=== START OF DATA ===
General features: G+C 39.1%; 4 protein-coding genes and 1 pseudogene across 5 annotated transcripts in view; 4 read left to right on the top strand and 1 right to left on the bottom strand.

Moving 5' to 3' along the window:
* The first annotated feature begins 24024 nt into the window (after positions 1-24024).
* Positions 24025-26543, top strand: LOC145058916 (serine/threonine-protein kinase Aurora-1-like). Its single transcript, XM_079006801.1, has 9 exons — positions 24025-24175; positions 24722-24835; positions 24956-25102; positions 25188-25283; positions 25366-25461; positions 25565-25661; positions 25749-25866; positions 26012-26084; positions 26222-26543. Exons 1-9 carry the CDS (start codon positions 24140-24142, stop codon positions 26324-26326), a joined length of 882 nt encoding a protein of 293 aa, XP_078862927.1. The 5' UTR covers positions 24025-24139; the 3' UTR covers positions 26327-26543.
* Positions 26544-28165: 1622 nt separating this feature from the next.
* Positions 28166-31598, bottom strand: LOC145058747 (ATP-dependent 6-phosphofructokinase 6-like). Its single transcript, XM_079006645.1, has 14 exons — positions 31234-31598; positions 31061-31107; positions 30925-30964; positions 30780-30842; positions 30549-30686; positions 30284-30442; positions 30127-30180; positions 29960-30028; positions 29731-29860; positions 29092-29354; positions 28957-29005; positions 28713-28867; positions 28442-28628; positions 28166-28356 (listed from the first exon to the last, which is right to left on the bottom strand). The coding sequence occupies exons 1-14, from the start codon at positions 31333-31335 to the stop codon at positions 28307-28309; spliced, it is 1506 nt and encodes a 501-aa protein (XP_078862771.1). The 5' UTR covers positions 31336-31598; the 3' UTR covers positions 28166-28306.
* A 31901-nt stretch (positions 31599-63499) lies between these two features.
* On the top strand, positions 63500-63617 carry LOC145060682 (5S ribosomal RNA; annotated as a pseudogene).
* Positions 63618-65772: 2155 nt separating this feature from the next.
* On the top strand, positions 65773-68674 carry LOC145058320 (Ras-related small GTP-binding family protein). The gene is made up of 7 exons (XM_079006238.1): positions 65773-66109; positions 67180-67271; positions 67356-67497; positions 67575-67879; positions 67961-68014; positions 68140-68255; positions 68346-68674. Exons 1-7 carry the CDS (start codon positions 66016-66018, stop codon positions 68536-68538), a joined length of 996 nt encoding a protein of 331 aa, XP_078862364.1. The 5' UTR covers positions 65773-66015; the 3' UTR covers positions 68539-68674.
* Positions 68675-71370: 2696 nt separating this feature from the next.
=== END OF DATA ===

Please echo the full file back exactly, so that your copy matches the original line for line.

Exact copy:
General features: G+C 39.1%; 4 protein-coding genes and 1 pseudogene across 5 annotated transcripts in view; 4 read left to right on the top strand and 1 right to left on the bottom strand.

Moving 5' to 3' along the window:
* The first annotated feature begins 24024 nt into the window (after positions 1-24024).
* Positions 24025-26543, top strand: LOC145058916 (serine/threonine-protein kinase Aurora-1-like). Its single transcript, XM_079006801.1, has 9 exons — positions 24025-24175; positions 24722-24835; positions 24956-25102; positions 25188-25283; positions 25366-25461; positions 25565-25661; positions 25749-25866; positions 26012-26084; positions 26222-26543. Exons 1-9 carry the CDS (start codon positions 24140-24142, stop codon positions 26324-26326), a joined length of 882 nt encoding a protein of 293 aa, XP_078862927.1. The 5' UTR covers positions 24025-24139; the 3' UTR covers positions 26327-26543.
* Positions 26544-28165: 1622 nt separating this feature from the next.
* Positions 28166-31598, bottom strand: LOC145058747 (ATP-dependent 6-phosphofructokinase 6-like). Its single transcript, XM_079006645.1, has 14 exons — positions 31234-31598; positions 31061-31107; positions 30925-30964; positions 30780-30842; positions 30549-30686; positions 30284-30442; positions 30127-30180; positions 29960-30028; positions 29731-29860; positions 29092-29354; positions 28957-29005; positions 28713-28867; positions 28442-28628; positions 28166-28356 (listed from the first exon to the last, which is right to left on the bottom strand). The coding sequence occupies exons 1-14, from the start codon at positions 31333-31335 to the stop codon at positions 28307-28309; spliced, it is 1506 nt and encodes a 501-aa protein (XP_078862771.1). The 5' UTR covers positions 31336-31598; the 3' UTR covers positions 28166-28306.
* A 31901-nt stretch (positions 31599-63499) lies between these two features.
* On the top strand, positions 63500-63617 carry LOC145060682 (5S ribosomal RNA; annotated as a pseudogene).
* Positions 63618-65772: 2155 nt separating this feature from the next.
* On the top strand, positions 65773-68674 carry LOC145058320 (Ras-related small GTP-binding family protein). The gene is made up of 7 exons (XM_079006238.1): positions 65773-66109; positions 67180-67271; positions 67356-67497; positions 67575-67879; positions 67961-68014; positions 68140-68255; positions 68346-68674. Exons 1-7 carry the CDS (start codon positions 66016-66018, stop codon positions 68536-68538), a joined length of 996 nt encoding a protein of 331 aa, XP_078862364.1. The 5' UTR covers positions 65773-66015; the 3' UTR covers positions 68539-68674.
* Positions 68675-71370: 2696 nt separating this feature from the next.